Ethnographic Art for the Discerning Collector!

Posts tagged ‘Indian art’

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People’s Spotlight: Northwest Coast Native People

NW Coast Native Fossilized Ivory Jewelry

NW Coast Native Fossilized Ivory Jewelry

Fossil Ivory Walrus Sculpture (front view)

Fossil Ivory Walrus Sculpture (front view)

Fossil Ivory Walrus Sculpture

Fossil Ivory Walrus Sculpture

NW Coast Spirit Mask made of Fossil Ivory and Baleen (front view)

NW Coast Spirit Mask made of Fossil Ivory and Baleen (front view)

NW Coast Spirit Mask made of Fossil Ivory and Baleen (rear view) showing several  spirits

NW Coast Spirit Mask made of Fossil Ivory and Baleen (rear view) showing several spirits

Sculpture made of Fossil Ivory with Baleen sled

Sculpture made of Fossil Ivory with Baleen sled

NW Coast Sculpture made of Fossil Ivory with Baleen sled

NW Coast Sculpture made of Fossil Ivory with Baleen sled

NW Coast Native Fossilized Ivory Jewelry

NW Coast Native Fossilized Ivory Jewelry

Here at Spectrum Arts, we carry extraordinary works of native and folk art from around the world. To learn more about some of the native groups that have produced these wonderful artworks, we present the “Peoples Spotlight” blog series. Each “Peoples Spotlight” blog will take an in-depth look at one of the tribes whose art we continue to revere today. Our first “Peoples Spotlight” piece will focus on the Native Americans who inhabited the western coast of Canada and Alaska, popularly referred to as the Pacific Northwest Indians.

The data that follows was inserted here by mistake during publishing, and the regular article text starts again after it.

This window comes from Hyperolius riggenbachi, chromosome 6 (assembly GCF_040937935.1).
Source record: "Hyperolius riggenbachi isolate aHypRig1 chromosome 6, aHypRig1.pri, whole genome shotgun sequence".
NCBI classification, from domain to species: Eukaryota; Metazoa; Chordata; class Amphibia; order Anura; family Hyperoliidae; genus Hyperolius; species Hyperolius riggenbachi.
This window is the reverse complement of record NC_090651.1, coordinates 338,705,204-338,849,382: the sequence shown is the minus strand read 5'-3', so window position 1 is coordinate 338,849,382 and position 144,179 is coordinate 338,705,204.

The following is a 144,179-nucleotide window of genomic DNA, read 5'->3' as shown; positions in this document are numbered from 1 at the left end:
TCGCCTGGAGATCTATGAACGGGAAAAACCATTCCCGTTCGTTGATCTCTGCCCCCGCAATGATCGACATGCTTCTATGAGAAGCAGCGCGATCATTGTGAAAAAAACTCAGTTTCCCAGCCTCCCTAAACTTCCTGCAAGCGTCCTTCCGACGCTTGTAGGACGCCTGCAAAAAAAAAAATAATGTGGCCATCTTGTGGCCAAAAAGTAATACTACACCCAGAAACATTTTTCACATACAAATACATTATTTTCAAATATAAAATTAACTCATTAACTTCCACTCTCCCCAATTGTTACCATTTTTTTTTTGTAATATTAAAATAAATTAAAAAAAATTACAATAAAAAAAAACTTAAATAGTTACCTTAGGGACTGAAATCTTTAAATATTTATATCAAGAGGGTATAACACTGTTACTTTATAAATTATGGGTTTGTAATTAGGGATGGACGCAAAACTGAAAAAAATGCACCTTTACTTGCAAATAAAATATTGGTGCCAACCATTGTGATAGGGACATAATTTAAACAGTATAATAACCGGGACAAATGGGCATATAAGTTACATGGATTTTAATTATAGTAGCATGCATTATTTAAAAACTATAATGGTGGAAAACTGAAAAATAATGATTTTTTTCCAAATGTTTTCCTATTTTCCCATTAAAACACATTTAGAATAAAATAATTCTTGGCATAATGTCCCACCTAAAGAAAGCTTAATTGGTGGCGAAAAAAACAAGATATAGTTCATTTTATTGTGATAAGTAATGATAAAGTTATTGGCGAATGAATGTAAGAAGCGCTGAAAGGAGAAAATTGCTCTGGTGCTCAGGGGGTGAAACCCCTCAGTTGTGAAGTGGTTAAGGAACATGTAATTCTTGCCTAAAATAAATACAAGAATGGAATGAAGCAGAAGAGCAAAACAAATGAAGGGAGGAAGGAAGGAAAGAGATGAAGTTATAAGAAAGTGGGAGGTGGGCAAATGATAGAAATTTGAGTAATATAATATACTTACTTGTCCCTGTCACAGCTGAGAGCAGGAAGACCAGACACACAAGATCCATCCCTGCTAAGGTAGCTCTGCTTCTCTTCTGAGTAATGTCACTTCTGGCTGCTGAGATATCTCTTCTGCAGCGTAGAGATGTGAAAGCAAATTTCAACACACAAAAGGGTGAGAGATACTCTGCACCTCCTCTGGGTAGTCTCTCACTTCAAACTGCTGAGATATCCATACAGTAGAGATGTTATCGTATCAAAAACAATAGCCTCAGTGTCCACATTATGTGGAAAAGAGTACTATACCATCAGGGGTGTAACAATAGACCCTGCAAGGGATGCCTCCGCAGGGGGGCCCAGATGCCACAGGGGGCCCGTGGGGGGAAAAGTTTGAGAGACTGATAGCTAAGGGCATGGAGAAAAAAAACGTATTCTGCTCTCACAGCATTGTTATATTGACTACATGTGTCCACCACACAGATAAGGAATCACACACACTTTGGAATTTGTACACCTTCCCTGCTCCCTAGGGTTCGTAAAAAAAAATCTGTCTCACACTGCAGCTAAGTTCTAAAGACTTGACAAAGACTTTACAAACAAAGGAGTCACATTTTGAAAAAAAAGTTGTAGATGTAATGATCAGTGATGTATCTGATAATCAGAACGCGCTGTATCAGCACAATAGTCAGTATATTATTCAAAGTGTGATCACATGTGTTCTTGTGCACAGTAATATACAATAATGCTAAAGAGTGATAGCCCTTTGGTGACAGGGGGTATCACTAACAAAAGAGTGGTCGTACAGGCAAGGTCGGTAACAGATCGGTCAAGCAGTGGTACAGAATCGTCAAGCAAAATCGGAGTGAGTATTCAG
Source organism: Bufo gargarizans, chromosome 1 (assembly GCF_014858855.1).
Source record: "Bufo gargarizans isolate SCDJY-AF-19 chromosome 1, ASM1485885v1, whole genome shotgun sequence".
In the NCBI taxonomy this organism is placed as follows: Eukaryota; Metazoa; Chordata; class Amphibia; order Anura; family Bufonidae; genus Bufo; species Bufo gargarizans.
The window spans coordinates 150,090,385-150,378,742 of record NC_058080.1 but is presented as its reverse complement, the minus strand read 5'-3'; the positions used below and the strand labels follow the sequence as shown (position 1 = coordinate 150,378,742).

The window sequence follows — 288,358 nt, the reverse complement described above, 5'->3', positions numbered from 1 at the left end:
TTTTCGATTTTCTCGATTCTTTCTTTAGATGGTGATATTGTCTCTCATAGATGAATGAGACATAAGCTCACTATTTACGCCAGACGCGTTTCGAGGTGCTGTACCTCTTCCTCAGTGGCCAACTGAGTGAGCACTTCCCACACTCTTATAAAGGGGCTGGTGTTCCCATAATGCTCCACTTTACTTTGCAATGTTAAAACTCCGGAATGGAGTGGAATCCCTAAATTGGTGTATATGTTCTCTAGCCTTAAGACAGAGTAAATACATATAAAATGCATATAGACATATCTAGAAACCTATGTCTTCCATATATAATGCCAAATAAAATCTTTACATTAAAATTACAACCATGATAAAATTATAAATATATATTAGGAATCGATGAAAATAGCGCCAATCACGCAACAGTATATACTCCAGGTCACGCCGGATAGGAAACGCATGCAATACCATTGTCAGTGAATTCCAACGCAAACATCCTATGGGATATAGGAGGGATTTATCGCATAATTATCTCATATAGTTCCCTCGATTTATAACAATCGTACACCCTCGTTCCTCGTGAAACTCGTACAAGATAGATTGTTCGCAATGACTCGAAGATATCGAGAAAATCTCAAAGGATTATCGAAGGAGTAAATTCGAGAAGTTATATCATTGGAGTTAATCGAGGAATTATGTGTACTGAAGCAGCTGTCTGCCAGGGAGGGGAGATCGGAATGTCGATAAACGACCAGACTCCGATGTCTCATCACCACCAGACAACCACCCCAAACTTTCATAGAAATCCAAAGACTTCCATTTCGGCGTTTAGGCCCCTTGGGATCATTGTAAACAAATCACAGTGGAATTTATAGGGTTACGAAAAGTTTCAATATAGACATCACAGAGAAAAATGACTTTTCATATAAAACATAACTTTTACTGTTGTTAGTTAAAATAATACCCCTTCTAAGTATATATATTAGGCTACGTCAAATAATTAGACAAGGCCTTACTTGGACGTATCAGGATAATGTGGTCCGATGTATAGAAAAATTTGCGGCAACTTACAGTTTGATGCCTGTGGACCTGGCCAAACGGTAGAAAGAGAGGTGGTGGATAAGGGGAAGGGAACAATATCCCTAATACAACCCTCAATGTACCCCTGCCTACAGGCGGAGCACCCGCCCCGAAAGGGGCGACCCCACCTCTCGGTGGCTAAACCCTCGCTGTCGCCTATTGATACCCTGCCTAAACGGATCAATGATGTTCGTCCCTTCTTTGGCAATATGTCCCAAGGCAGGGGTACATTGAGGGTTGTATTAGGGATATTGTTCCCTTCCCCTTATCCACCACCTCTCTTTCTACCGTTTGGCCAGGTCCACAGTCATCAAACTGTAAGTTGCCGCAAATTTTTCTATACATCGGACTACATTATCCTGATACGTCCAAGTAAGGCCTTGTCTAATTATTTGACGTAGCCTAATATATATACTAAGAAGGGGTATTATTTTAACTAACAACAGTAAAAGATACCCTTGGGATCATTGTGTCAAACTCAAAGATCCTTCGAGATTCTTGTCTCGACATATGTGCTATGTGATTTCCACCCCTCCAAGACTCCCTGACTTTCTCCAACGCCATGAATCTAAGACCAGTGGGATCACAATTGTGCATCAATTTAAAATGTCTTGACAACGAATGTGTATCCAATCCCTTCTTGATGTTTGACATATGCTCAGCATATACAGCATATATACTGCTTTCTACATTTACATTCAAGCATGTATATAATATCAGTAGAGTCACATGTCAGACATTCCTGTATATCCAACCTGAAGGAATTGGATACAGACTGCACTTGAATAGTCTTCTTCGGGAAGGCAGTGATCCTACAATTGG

The Pacific Northwest Indians developed a vibrant culture because of the wealth of natural resources at their disposal. They harvested a bounty of ocean-living animals and used the rich forests to construct cedar longhouses and their iconic totem poles. Their unique ritual events, the Potlatch, incorporated gift-giving ceremonies by the tribal chiefs, elaborate feasts, and entrancing music and dancing linked to the spirit world.

Art in the eyes of the Pacific Northwest Indians was important for many reasons. It glorified the supernatural and environmental elements in their daily lives, celebrated tribal and family lineages, and in many cases, made every day items more aesthetically pleasing. The wealth of these nations allowed artisans to practice their artistic expression on a large scale, in carvings, masks, sculptures, totem poles, and longhouses.

You can own a piece of the rich history of the peoples of the Northwest Coast today. Shop our selection of Pacific Northwest Indian art to find a perfect piece for your collection today.